How Euronext is Utilizing Real-Time Data to Become a “Data Trader”

How Euronext is Utilizing Real-Time Data to Become a “Data Trader”

  • Martine Vesco
    Martine Vesco joined Talend in 2016 as a Senior Customer Marketing Manager. In this role, Martine develops and maintains a trusted advisor relationship with key customer contacts and creates Customer Reference programs as well as communities. Prior to Talend, Martine held a number of senior positions in customer marketing at leading software companies such as Dassault Systèmes, Business Objects and Workday.

Following its split from the New York Stock Exchange in 2014, Euronext became the first pan-European exchange in the eurozone, fusing together the stock markets of Amsterdam, Brussels, Dublin, Lisbon, and Paris.

Euronext uses Optiq, an incredible trading platform, which is the active memory of 100 TB transactions, with systems that practically work in nanoseconds. But for analytics, sometimes Euronext had to wait six to twelve hours after market close on days with important events before they could send the data to business units and clients. Also, Euronext’s storage needs continued to grow, especially following several acquisitions and with regulators, expecting that Euronext store more and more data.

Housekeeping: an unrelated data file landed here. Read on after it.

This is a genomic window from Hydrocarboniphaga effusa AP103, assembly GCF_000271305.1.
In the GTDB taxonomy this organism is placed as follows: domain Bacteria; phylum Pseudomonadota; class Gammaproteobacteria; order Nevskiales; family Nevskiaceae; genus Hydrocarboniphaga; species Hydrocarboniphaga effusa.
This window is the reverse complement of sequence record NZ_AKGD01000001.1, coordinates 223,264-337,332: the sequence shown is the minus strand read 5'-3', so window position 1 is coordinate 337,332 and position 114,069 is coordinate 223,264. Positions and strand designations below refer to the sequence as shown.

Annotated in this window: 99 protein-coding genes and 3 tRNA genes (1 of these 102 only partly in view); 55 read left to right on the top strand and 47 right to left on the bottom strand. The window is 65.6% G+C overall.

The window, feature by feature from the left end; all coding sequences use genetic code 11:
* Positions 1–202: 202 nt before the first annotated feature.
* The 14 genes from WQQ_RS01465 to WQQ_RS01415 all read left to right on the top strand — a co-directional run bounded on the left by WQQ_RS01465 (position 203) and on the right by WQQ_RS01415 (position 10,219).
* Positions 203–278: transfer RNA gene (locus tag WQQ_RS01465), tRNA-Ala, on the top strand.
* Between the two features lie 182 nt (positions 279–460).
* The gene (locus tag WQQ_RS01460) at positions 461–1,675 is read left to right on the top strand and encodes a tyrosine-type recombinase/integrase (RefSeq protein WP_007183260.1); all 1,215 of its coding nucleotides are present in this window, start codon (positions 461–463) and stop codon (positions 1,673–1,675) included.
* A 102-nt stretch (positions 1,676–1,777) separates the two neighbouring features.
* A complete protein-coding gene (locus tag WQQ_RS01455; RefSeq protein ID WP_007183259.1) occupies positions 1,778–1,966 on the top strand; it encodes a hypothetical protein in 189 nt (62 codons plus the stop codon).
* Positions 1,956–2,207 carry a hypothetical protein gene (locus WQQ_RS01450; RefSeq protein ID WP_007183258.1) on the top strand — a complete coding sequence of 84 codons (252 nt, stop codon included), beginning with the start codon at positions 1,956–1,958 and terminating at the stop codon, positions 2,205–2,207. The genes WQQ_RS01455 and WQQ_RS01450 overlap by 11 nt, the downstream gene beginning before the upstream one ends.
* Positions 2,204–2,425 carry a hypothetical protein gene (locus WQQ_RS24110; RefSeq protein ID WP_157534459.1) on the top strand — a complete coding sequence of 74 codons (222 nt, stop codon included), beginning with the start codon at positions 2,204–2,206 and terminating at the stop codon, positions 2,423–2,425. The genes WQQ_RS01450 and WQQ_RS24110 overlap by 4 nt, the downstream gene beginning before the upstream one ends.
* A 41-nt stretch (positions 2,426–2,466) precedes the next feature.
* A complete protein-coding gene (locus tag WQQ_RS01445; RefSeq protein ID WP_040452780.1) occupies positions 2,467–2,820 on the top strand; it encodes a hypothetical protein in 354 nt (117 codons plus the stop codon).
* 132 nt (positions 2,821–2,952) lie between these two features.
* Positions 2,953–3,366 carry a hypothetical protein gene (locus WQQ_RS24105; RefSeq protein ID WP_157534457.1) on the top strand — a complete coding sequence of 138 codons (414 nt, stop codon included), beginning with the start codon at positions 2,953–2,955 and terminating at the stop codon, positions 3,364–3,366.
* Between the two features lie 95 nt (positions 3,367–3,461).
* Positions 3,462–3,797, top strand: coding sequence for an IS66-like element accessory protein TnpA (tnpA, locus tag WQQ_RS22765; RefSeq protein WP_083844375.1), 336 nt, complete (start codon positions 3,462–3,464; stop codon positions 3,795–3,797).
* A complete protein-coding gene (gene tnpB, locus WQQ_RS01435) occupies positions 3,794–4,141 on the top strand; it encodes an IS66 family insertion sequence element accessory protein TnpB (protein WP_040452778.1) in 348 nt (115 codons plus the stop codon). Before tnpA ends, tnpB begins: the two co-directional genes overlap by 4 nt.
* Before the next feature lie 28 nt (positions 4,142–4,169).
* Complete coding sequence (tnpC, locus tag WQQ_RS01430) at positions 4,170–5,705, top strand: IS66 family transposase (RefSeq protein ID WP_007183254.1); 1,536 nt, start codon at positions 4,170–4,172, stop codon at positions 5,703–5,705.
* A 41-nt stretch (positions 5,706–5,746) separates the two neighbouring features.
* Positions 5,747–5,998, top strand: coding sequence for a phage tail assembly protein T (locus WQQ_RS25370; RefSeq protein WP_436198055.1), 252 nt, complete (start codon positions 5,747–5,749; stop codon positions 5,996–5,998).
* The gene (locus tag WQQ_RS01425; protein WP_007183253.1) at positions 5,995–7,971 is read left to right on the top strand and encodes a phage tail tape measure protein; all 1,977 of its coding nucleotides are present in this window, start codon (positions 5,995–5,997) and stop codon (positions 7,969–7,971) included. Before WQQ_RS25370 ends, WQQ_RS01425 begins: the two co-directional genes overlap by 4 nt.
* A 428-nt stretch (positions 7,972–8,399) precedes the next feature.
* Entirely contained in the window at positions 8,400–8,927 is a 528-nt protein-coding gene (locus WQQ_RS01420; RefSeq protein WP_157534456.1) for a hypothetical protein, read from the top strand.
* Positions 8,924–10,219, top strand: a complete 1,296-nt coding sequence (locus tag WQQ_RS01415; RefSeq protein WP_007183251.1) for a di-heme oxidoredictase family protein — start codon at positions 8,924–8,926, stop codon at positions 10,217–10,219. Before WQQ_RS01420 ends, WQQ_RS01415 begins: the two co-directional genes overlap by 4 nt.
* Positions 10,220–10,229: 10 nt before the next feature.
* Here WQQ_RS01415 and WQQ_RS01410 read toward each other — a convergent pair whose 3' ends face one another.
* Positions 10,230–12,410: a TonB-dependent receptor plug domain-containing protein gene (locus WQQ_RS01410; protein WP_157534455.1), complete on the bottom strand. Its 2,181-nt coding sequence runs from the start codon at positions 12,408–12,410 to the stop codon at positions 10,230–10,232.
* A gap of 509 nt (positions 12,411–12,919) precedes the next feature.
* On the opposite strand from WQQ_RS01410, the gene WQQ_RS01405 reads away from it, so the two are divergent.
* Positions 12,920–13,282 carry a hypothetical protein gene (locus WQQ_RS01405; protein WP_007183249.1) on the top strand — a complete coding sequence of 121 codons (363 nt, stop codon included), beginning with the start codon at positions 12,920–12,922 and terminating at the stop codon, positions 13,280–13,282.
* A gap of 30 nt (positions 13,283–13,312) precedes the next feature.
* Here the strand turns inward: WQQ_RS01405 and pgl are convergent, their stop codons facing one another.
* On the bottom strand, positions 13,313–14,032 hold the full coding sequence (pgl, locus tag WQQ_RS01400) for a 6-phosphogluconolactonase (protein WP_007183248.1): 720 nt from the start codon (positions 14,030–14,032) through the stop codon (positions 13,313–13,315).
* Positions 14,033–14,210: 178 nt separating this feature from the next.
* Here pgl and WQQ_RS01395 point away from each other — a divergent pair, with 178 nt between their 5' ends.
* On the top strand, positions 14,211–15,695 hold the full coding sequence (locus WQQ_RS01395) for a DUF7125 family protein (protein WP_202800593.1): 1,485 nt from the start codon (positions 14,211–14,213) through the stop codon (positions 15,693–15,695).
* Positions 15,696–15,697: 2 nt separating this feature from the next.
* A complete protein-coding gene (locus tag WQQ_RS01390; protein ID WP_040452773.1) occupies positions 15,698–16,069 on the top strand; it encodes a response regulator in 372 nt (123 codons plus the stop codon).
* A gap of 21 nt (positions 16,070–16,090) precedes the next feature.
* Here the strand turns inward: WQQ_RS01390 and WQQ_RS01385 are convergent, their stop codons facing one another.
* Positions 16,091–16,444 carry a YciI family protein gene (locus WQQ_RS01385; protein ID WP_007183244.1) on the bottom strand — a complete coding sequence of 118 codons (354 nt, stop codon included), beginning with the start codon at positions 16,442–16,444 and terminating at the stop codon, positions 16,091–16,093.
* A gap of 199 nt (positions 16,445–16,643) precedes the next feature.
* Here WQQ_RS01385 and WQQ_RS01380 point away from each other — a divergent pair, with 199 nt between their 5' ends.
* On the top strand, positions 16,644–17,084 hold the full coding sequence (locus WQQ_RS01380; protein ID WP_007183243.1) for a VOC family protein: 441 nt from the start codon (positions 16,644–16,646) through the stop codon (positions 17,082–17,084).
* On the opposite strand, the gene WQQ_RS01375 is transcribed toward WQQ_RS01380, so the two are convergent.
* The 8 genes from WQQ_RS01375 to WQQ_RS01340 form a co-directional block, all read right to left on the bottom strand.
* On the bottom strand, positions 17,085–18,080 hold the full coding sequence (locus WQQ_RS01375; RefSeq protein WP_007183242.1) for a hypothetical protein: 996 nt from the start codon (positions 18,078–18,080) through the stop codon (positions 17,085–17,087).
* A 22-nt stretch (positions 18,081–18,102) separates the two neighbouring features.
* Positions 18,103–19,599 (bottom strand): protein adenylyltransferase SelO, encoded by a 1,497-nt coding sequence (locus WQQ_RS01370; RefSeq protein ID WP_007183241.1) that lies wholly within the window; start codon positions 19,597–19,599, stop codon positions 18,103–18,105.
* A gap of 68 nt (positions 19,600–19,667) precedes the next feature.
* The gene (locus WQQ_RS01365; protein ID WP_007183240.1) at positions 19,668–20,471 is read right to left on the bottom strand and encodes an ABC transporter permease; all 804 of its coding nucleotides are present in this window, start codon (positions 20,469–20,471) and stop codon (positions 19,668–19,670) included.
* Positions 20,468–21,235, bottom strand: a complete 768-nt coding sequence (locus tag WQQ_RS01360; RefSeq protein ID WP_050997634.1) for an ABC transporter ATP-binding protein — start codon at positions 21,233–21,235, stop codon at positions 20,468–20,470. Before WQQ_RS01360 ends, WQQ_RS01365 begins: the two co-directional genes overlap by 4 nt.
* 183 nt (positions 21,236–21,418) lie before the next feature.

Migrating to a Governed Cloud

Euronext chose Talend Big Data to absorb real-time data in an AWS data lake, including internal data from its own trading platform and external data, such as from Reuters and Bloomberg. In an ultra-regulated world, Talend Data Catalog has also proven to be highly adept at meeting the challenges of data lake governance and regulatory compliance.

"In the stock exchange sector, we follow three watchwords: integrity, because it is impossible to lose a single order; permanent availability; and governance in a highly-regulated market. Talend has met these expectations." - Abderrahmane Belarfaoui, Chief Data Officer

Making the Most of Stock Market Data

Beyond the improved architecture, the migration is also positioning Euronext to become a “data trader.” In fact, the sale of data already brings in 20% of Euronext’s revenues. Traders actually sell, buy, and make their investment decisions in milliseconds. They have a huge appetite for aggregated data in real time.

In addition to clients, this project also involves giving data scientists and business units self-service access to this data, which they can analyze in data sandboxes for tasks such as market monitoring.

Watch the full case study below:

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